Top Commander in Iraq Takes Responsiblity for Prison Abuse
Warner Tells Senators of Yet More Photos
By William Branigin
Washington Post Staff Writer
Wednesday, May 19, 2004; 3:35 PM
The Army general in charge of U.S. forces in the Middle East said today that the abuse of Iraqi detainees at a prison near Baghdad was part of "systemic problems" at the facility and that he accepted responsibility for them. But he denied the existence of a broader "culture of abuse" in U.S. military detentions.
Gen. John P. Abizaid, commander of the U.S. Central Command, vowed to "follow the trail of evidence wherever it leads" and to hold accountable anyone responsible for the mistreatment.
Appearing with two other generals and a colonel before the Senate Armed Services Committee, which is investigating the prison abuse scandal, Abizaid warned the nation to brace for even more violence in Iraq from insurgents and foreign terrorists in the months ahead, and he allowed that more U.S. troops might be needed "because the enemy has a vote."
In the course of a wide-ranging hearing that lasted more than three hours, Sen. John Warner (R-Va.), the committee chairman, said legislators should also brace for more prison abuse photos. He remarked that he had just been notified by the Defense Department that "another disc of pictures has been located." He said arrangements would be made for senators to view them.
Questioned on the situation in Iraq aside from the reported mistreatment at Abu Ghraib prison west of Baghdad, Abizaid said that Abu Musab Zarqawi, a Jordanian terrorist with links to the al Qaeda network, appears to be able to move around Iraq and to "strike at will." Zarqawi claims to have ordered numerous suicide bombings that have killed hundreds of people in Iraq, and U.S. authorities blame him for the car-bomb assassination Monday of Izzedin Salim, the acting president of the Iraqi Governing Council. Zarqawi is also believed to be the masked man who recently beheaded an American civilian, Nicholas Berg, in a video that was posted on the Internet.
Abizaid said U.S. authorities have reason to believe that Zarqawi recently was in neighboring Jordan, where he was allegedly involved in a plot that would have killed thousands of people if it had not been foiled by Jordanian forces.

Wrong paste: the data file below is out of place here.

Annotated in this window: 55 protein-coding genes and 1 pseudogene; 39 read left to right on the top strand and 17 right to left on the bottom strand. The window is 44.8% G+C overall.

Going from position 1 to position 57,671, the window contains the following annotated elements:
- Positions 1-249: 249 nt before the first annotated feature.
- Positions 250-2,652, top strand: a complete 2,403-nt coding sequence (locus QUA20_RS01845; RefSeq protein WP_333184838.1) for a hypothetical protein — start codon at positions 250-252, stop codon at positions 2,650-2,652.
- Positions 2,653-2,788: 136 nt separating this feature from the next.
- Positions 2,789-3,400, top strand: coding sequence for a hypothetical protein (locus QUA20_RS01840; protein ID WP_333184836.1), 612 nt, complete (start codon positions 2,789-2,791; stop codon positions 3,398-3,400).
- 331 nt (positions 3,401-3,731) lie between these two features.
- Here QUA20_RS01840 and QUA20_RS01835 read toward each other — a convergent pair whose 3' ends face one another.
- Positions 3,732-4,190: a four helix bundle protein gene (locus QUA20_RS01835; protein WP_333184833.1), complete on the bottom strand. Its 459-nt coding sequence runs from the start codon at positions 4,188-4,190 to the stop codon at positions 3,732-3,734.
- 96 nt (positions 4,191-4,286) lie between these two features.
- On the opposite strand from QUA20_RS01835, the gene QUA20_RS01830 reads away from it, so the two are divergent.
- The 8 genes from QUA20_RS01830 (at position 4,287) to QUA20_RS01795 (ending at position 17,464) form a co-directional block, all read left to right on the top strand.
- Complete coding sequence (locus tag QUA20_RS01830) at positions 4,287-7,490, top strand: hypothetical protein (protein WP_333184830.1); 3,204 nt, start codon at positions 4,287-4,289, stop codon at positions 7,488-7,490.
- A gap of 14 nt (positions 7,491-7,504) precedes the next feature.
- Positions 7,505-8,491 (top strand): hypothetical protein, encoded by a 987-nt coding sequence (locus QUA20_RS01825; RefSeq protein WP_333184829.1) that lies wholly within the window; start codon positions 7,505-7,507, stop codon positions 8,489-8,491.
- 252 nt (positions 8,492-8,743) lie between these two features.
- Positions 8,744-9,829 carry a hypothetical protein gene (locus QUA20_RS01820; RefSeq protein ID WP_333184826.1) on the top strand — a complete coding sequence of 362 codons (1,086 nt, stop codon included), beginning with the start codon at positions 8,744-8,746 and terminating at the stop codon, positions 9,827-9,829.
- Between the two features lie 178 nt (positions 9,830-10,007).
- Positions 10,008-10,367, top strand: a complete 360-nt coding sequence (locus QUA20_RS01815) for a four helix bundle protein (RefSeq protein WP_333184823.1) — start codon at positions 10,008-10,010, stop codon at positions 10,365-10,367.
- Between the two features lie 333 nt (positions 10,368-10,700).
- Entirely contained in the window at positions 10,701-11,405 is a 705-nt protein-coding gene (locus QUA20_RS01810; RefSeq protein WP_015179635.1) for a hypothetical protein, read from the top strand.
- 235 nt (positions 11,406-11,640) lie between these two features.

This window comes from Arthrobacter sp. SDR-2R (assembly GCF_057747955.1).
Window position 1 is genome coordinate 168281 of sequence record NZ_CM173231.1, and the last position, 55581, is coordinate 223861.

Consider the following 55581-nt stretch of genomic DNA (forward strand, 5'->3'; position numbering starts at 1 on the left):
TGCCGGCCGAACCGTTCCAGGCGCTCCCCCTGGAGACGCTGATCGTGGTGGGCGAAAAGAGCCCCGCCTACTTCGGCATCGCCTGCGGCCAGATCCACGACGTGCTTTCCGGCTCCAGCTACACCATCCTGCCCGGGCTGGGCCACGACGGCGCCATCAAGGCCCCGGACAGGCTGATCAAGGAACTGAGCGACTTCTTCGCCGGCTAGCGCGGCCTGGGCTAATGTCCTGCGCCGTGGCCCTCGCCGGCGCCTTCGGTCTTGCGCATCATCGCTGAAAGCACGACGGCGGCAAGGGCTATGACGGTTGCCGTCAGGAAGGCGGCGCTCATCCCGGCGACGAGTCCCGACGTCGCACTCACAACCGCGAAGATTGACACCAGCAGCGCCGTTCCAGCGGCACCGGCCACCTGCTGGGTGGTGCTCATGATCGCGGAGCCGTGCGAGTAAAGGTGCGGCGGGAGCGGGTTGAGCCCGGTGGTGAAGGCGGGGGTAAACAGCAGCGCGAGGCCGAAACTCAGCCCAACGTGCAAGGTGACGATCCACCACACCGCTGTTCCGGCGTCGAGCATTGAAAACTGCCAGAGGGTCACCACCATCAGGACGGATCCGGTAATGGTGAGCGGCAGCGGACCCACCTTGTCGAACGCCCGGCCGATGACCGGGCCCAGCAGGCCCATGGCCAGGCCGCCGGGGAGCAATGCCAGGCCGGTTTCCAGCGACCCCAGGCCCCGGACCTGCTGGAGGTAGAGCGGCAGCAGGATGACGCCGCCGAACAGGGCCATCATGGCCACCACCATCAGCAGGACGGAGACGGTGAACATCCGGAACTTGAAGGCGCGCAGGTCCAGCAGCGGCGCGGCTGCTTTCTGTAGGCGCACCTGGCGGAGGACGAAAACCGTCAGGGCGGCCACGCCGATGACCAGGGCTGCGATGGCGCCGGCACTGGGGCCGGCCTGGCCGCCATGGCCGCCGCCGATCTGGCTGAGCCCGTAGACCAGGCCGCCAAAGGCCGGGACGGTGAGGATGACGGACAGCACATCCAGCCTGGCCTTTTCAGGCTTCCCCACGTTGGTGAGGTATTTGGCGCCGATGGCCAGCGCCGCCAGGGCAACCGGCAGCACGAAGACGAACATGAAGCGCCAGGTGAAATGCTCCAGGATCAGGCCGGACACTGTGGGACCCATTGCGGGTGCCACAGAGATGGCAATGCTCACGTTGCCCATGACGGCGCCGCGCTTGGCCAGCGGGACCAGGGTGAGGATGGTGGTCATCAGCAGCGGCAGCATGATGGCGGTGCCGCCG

"We should not kid ourselves about the violent times ahead," Abizaid told the committee. He said U.S. forces face "a patient and despicable enemy" in Iraq that will cost the United States "more blood and more treasure." And he cautioned that the worst violence may come between the time the U.S. occupation authority hands over political power to Iraqis on June 30 and the first national elections, which are scheduled for early next year.
"They must make it fail now," Abizaid said of the insurgents' approach to the transition to democratic self-government in Iraq. "They're pulling out everything that they can to make it fail."
U.S. forces are winning "tactical battle after tactical battle" in Iraq, Abizaid said, but he acknowledged that the war has a huge nonmilitary dimension.
"While we cannot be defeated militarily, we aren't going to win this thing militarily alone," he said. "It's really one of the hardest things this nation has ever undertaken."
In response to senators' questions, Abizaid said he was "pretty comfortable" with the number of combat troops and weapons systems in Iraq. What makes him uncomfortable, he said, is that "there are certain types of troops we don't have enough of," notably military police, military intelligence personnel and civil affairs officers. This is because "they're not in the force structure," he said.
"I'm also not comfortable that there's enough international troops on the battlefield," Abizaid said. "Maybe I miscalculated" the number of the troops that would be needed to occupy Iraq, he conceded. "But we adjusted . . . and we continue to adjust."
The size of the force in the future "depends on the enemy," he said. "It's possible we might need more forces." He expressed hope that, with a new U.N. resolution, more international forces might be dispatched to Iraq.
Appearing with Abizaid, Lt. Gen. Ricardo S. Sanchez, the commander of U.S. forces in Iraq, said that in addition to court martial proceedings already initiated against seven military personnel over the Abu Ghraib scandal, "there may very well be more prosecutions" as a result of several ongoing investigations.
© 2004 The Washington Post Company